Please also note that for biosafety and logistical reasons, we are unable to return heads to a hunter. If you wish to keep any part of the head or antlers, you should remove it before submitting the remaining portion for CWD testing. Additional information about preparing and submitting heads can be found at:

Note that hunters receive NEGATIVE test results directly at the email address associated with their individual AlbertaRELM account. The email process is the only notification hunters receive when their animal is NEGATIVE for CWD.

As in the past, hunters who harvest a CWD POSITIVE deer are contacted directly by phone (see below).

Patterns of CWD in Alberta

There are significant overall patterns of disease occurrence in Alberta. CWD continues to occur primarily in mule deer in comparison to white-tailed deer despite testing large numbers of both species. Similarly males are more likely to be infected than females.

CWD Annual Prevalence 2010 to 2017
CWD Prevalence 1996 to 2017

Analyses of previous data determined the weighted CWD occurrence in Alberta is:

  • Mule Deer: male 1.00 female 0.4
  • White-tailed Deer: male 0.3 female 0.1

Thus male mule deer are the most likely, and female white-tailed deer the least likely to be infected with CWD.

The geographic distribution of CWD is clustered in some WMUs but continues to expand westward.

The finding of CWD in a moose near the South Saskatchewan River valley in 2012 is the first such case identified in Canada.

Specific information about the CWD hunter surveillance program is provided at:

The CWD Freezer Locations currently posted on the Information for Hunters page has all the correct information for 2018.

  • CWD surveillance is focused on the Alberta/Saskatchewan border; however, hunter-killed deer (and elk) are accepted from anywhere in the province (as in all previous years)
  • Ongoing NEGATIVE test results are made available to individual hunters; when test results are available, the hunter receives an email that provides the negative result
  • Ongoing POSITIVE test results are provided by phone directly to the hunter who harvested the infected deer

2017 Fall CWD Surveillance Results

In 2017/18 we received a total of 6429 heads, of which 6340 were suitable for testing. We detected CWD in 327 animals (5.2% of 6340; up from 3.5% in 2016/17). The positives included 326 deer (281 mule deer, 45 white-tail; 264 males, 62 females) and 1 female elk. As in previous years the majority of cases were mule deer (281 of 327; 86%), particularly mule deer bucks (220 of 327; 67%).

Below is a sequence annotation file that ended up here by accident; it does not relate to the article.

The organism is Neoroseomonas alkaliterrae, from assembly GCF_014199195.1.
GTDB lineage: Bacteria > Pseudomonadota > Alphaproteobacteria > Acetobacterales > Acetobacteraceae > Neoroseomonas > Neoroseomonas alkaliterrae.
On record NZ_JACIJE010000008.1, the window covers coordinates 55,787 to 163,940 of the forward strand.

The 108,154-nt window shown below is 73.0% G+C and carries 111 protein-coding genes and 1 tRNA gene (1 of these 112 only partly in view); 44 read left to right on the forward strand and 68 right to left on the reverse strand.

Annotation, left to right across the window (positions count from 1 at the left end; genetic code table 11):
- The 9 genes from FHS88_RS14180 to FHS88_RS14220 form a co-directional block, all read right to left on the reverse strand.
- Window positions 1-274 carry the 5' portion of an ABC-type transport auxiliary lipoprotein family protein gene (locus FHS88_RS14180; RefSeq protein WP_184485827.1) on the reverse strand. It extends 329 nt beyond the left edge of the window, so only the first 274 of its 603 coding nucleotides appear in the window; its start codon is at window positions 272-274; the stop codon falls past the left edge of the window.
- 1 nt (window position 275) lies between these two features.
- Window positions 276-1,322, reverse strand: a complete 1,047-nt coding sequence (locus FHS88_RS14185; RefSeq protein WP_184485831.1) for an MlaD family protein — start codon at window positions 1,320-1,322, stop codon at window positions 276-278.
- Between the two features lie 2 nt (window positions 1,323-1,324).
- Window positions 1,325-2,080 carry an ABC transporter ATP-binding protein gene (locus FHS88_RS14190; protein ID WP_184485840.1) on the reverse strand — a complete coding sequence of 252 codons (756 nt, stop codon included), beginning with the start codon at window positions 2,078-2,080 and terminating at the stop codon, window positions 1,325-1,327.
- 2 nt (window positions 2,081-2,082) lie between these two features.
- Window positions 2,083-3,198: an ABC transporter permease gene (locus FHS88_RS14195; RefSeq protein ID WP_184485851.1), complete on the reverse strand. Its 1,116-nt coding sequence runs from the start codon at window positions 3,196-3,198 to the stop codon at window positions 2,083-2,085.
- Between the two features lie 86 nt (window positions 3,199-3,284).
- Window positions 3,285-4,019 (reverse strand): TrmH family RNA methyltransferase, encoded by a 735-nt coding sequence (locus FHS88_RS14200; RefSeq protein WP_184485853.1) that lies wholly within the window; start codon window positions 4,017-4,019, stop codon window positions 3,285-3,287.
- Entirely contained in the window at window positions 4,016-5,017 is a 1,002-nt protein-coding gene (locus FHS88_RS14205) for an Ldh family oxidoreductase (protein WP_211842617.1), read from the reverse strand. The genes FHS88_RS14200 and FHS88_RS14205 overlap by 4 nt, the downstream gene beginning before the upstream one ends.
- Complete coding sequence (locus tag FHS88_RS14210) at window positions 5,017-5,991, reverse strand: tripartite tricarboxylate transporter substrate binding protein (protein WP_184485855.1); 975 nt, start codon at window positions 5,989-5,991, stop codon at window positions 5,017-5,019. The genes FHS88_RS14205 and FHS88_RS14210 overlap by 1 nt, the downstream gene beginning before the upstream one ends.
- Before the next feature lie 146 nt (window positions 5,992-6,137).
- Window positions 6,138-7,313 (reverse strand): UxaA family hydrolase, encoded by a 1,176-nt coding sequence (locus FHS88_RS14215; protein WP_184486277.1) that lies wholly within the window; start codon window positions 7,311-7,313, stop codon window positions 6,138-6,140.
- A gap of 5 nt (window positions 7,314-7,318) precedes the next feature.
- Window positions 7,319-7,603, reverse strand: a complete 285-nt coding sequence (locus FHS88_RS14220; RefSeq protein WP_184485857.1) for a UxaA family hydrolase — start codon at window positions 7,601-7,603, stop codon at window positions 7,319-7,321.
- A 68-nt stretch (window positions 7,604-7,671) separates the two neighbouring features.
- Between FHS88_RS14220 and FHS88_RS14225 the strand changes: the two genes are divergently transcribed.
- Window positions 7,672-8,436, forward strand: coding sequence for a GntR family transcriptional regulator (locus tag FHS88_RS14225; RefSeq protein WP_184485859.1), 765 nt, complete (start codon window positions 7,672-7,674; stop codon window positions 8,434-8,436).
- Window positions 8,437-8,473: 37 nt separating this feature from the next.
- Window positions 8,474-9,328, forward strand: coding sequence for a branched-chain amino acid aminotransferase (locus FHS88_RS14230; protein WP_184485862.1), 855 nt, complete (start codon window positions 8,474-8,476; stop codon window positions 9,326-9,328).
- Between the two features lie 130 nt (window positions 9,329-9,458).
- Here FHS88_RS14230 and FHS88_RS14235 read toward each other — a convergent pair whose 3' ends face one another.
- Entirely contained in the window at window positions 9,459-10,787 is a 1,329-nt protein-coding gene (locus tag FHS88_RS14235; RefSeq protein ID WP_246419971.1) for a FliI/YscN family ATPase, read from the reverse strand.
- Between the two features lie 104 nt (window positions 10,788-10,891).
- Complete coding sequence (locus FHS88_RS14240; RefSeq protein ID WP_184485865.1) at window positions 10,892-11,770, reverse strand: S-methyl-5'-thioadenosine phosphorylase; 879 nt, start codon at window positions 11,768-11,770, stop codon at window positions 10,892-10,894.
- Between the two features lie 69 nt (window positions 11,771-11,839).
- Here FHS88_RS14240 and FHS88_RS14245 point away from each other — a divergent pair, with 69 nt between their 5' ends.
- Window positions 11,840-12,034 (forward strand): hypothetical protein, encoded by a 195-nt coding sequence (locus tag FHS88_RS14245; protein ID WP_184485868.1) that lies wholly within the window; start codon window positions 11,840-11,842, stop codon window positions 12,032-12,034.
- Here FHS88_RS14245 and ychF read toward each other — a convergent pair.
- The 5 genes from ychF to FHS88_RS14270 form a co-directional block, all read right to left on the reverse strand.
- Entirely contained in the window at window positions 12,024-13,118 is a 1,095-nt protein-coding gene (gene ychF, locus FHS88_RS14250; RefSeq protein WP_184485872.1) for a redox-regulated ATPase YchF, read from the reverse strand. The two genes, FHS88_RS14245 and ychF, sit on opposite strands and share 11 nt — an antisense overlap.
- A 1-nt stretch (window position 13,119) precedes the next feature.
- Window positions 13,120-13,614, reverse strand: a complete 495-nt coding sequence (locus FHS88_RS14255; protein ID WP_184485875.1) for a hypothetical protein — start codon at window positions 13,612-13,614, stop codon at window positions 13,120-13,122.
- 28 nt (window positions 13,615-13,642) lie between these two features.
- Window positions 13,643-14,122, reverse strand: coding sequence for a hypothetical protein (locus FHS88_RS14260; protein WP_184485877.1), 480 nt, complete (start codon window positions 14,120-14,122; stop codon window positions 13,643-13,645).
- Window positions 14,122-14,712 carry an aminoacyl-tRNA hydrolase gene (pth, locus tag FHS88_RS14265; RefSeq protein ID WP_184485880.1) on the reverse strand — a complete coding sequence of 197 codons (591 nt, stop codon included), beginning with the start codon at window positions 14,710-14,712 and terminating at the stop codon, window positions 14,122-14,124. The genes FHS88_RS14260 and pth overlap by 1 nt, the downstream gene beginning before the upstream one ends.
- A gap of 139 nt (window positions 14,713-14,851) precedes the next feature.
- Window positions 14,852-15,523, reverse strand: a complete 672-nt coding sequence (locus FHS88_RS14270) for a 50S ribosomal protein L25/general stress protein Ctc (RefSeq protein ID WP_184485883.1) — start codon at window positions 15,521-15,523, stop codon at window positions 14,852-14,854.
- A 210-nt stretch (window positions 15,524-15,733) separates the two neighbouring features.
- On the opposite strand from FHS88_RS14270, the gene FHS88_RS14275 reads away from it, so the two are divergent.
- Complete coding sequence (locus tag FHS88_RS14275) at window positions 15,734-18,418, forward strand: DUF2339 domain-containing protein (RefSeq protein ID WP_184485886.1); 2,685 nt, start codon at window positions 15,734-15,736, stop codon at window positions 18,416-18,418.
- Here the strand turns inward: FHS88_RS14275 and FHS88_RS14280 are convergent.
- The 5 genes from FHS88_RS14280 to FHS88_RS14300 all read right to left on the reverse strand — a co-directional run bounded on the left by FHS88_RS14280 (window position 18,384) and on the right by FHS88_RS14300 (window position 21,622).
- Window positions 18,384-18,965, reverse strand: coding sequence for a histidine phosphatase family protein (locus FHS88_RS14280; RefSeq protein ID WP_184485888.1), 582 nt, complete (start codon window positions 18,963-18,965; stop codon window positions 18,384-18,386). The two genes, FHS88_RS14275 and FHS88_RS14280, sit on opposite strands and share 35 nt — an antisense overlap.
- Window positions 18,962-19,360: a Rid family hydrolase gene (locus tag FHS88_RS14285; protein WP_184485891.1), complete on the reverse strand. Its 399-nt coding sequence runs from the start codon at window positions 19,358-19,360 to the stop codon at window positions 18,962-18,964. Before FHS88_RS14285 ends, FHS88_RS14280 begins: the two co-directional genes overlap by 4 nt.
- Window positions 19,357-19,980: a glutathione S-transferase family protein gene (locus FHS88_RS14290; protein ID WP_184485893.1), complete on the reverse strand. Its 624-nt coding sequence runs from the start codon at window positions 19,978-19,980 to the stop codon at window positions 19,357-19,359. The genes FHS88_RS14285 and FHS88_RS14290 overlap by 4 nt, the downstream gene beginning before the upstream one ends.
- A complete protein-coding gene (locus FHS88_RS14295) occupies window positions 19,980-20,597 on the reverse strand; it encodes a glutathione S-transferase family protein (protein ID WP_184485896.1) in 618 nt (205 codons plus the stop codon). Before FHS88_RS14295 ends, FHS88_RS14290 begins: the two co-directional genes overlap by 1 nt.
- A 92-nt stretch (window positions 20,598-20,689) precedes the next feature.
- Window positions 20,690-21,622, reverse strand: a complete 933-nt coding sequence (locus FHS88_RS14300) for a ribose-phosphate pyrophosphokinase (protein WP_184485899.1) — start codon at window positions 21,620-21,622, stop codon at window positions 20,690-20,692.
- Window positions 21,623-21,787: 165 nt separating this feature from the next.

Also as in previous years, species- and gender-specific differences are apparent, although the proportion of infected animals continues to rise in all categories (except moose) (compare to 2016 data):

In the 6340 heads tested, CWD was detected in:

  • 8.2% of 3417 mule deer
  • 1.8% of 2489 white-tailed deer
  • 0.4% of 229 elk (primarily from CFB Suffield)
  • 0 of 198 moose (primarily from CFB Wainwright)

In the 5903 deer for which gender/sex was reported, CWD was detected in:

  • 12.4% of 1778 male mule deer
  • 3.7% of 1639 female mule deer
  • 2.5% of 1739 male whitetails
  • 0.1% of 747 female whitetails

The disease continues to expand westward into central Alberta. It was detected in seven new Wildlife Management Units (WMU) in the Red Deer/South Saskatchewan/Bow watershed (102, 124, 138, 156) and Battle watershed (204, 206, 228). These units are adjacent to previous cases and indicate further geographic spread of CWD westward along major waterways. Of particular note, a cluster of cases was found near Tofield (WMU 242) and CWD was detected well up the Bow River east of Strathmore (southeast WMU 156).

We also detected CWD in a cow elk from WMU 732 (Canadian Forces Base Suffield). Since 2012, we tested 2117 elk from WMU 732 and detected CWD in two (0.1%). However, the disease is well-established in mule deer and white-tailed deer in areas outside the military base along the Red Deer and South Saskatchewan rivers.

To learn more about CWD Surveillance in Alberta, see:

For past CWD surveillance results and a general timeline of CWD in Alberta, see:

CWD Map and Statistics

News Releases and Information Bulletins


Page Information

Updated: Jan 15, 2019